An unrealistic desire to ramp-up U.S. offshore crude oil export infrastructure will push the world closer to climate catastrophe.
U.S. oil export terminal operators are rushing to boost their capacity to service the largest tankers in the world (known as Very Large Crude Carriers, or VLCCs) that can transport 2 million barrels of oil to foreign nations by constructing deepwater ports off the Gulf of Mexico. This is not fueled by surging U.S. demand for oil and gas as it has been in the past, but by exporting domestic crude to markets overseas.
These projects are contingent on approval from the Biden administration, which has pledged to reduce climate-warming emissions and protect environmental justice communities. New oil export terminals and infrastructure are sited in low-income communities, communities of color, and on Indigenous lands due to decades of economic disenfranchisement and systemic racism. These same communities are also the hardest hit by climate disasters, which is caused by the emissions from fossil fuel production and use. Emissions from new offshore oil export facilities and associated onshore infrastructure will push the world closer to climate catastrophe at a time when it is clear we need to phase out fossil fuels to avoid even more tragic climate disasters like fires, hurricanes, and heat waves.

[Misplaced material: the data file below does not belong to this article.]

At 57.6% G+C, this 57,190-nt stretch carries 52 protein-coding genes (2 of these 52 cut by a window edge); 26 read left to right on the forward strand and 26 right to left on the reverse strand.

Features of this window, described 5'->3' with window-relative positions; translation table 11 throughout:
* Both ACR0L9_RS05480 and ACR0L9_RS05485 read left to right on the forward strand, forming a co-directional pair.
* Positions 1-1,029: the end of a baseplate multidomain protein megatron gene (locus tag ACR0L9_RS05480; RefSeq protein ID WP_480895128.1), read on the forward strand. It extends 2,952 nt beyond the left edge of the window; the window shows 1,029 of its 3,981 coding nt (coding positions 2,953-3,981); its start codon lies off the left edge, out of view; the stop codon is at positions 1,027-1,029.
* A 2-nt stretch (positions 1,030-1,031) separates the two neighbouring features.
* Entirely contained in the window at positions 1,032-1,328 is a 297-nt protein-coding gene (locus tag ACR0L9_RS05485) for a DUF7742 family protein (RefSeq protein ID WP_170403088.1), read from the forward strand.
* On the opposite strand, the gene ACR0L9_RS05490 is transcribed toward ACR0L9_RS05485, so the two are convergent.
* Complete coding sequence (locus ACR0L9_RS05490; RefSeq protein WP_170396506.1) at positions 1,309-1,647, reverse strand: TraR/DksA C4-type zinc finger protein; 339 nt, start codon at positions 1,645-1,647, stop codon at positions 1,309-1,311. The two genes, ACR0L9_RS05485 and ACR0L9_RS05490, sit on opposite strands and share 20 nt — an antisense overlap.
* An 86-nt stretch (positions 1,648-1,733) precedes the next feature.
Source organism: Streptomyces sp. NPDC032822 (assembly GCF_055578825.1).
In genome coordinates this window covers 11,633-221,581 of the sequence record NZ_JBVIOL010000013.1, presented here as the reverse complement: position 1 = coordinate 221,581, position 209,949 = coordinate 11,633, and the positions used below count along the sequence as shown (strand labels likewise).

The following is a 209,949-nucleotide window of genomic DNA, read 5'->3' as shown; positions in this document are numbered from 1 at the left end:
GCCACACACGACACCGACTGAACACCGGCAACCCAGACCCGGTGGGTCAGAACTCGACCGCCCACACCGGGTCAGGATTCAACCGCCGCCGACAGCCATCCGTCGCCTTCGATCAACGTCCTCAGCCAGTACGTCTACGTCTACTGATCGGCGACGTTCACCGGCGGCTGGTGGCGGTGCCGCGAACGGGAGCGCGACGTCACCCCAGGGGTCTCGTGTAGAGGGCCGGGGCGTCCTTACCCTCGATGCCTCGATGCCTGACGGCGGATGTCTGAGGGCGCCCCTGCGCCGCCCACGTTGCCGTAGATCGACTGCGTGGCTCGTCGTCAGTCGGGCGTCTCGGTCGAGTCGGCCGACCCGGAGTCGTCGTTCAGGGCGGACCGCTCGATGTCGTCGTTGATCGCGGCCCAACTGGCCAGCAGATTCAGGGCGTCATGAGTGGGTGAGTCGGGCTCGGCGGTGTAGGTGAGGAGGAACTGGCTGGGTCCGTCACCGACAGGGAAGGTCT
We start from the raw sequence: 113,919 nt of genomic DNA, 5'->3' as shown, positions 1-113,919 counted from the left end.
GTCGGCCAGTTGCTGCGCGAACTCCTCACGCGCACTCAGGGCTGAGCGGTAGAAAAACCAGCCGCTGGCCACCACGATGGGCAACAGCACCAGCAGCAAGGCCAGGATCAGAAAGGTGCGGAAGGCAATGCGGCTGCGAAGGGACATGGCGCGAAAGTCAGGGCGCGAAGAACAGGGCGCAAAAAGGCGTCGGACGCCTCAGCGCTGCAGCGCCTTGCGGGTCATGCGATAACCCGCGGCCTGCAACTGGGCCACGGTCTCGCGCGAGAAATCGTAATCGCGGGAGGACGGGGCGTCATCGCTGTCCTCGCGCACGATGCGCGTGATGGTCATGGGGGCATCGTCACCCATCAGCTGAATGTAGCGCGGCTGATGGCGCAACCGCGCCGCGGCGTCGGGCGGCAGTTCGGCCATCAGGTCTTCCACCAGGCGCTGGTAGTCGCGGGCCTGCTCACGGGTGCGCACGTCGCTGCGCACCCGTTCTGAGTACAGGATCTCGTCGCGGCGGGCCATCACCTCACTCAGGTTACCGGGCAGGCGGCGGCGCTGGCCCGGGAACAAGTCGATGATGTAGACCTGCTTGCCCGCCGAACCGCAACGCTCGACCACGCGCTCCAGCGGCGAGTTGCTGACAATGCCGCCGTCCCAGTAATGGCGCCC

U.S. Oil Demand Stagnates While Oil Exports and Permian Production Soar
Operational, Pending, and Withdrawn U.S. Offshore Oil Facilities
There are 20 oil export terminals in the U.S., yet almost half of all crude exports come through three onshore facilities. One terminal off the coast of Louisiana, LOOP, loads VLCCs.
Estimated Emissions of Pending Offshore Oil Projects
Four pending oil offshore depots would emit around three times what the entire U.S. emits each year (in Metric Tons of CO2 Equivalent, CO2e).
For more information please contact: Kelsey Crane, email@example.com, 202-899-5681